Block Trades All But Disappear From NYSE Due To Whipsaw Action

Discussion in 'Trading' started by ByLoSellHi, Nov 24, 2008.


    Block Trades Disappear in U.S. as Volatility, Losses Increase

    By Edgar Ortega

    Nov. 24 (Bloomberg) --
    Block trades, dwindling in the U.S. for a decade because of electronic markets, have all but disappeared as the credit crisis and near-record volatility dissuade investors from selling equity in chunks.

    Transactions of 10,000 shares or more at the New York Stock Exchange have dropped by half since 2006 as investors avoided the risk of getting whipsawed by price swings. Block trades, which banks sometimes facilitate by purchasing shares from investors and then selling to clients, represented 9.4 percent of volume on Nov. 17, the lowest since the credit crisis intensified in September, according to data compiled by Bloomberg.

    “There’s going to be a continuing shrinkage of trade sizes because of the increasing amount of trading that’s done electronically,” said Dennis Fox, head of trading at Munder Capital Management Inc., which oversees $15 billion in Birmingham, Michigan. “You have a reluctance by a lot of people to trade in size. A lot of traders are afraid to be wrong.”

    Brokerages are shying away from using their own capital to finance transactions to avoid potential losses from price swings before they can complete the deal. That’s forcing investors to rely on computer-driven strategies that split orders into pieces. Volume at Zurich-based Credit Suisse Group AG’s algorithmic- trading unit has more than doubled this year. Firms including BNY ConvergEx Group and Liquidnet Inc., New York-based companies that never use their own money for trades, are drawing business from Wall Street firms.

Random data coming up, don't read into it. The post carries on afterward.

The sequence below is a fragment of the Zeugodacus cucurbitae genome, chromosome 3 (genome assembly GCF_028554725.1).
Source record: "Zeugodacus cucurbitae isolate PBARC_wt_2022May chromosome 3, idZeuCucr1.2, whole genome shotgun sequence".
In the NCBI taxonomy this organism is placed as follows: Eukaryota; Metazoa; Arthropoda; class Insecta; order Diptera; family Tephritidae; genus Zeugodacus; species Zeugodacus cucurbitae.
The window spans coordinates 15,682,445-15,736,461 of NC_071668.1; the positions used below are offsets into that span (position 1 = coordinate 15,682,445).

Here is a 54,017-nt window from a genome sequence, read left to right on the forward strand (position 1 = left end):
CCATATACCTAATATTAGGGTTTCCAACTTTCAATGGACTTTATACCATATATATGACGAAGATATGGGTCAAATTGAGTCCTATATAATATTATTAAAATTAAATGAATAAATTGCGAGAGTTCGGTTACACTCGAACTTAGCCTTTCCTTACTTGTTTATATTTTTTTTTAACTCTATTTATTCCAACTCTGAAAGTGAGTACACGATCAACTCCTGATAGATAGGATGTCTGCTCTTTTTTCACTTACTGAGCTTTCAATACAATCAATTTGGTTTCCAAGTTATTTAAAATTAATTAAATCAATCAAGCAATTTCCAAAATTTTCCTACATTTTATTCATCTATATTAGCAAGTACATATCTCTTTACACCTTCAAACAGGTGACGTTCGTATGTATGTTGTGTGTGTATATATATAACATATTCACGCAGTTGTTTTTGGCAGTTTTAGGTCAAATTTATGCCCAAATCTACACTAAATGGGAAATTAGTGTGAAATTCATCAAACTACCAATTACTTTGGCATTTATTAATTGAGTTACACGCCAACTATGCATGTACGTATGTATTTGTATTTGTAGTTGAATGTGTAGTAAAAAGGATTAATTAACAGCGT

1929 Record

    The magnitude of U.S. stock market swings will soon surpass the record set in 1929 as the 80-year-old Standard & Poor’s 500 Index heads for it steepest annual loss, Krag “Buzz” Gregory, a derivatives strategist at Goldman Sachs Group Inc., wrote in a Nov. 21 report. Realized volatility, a gauge of stock-price moves, for the S&P 500 has risen to 66 percent for the last three months, the highest since reaching 68 percent following the crash of 1929, he added.

    Smaller orders are driving the surge in volatility, according to traders including Louis Matrone at Rushmore Investment Advisors Inc.

    “Everything is trading in smaller and smaller pieces and that’s part of the reason that we have such volatility,” said Matrone, director of trading at Plano, Texas-based Rushmore, which managed $859 million on Sept. 30. “There is no one to say, ‘I buy shares here.’”

    As recently as 2000, blocks at the NYSE represented 42.9 percent of volume in stocks listed on the exchange, according to data on its Web site. With the increasing use of algorithms, blocks waned to 21.3 percent of volume in 2006 and 9.8 percent this year.

    Need for Blocks

    Blocks for Nasdaq Stock Market companies accounted for 12.8 percent of volume in 2008, compared with 18.7 percent in 2006, exchange data show. They represent 0.1 percent of transactions this year.

    Regardless of volatility, traders will always have a need for blocks, said Dan Mathisson, head of Credit Suisse’s algorithmic unit.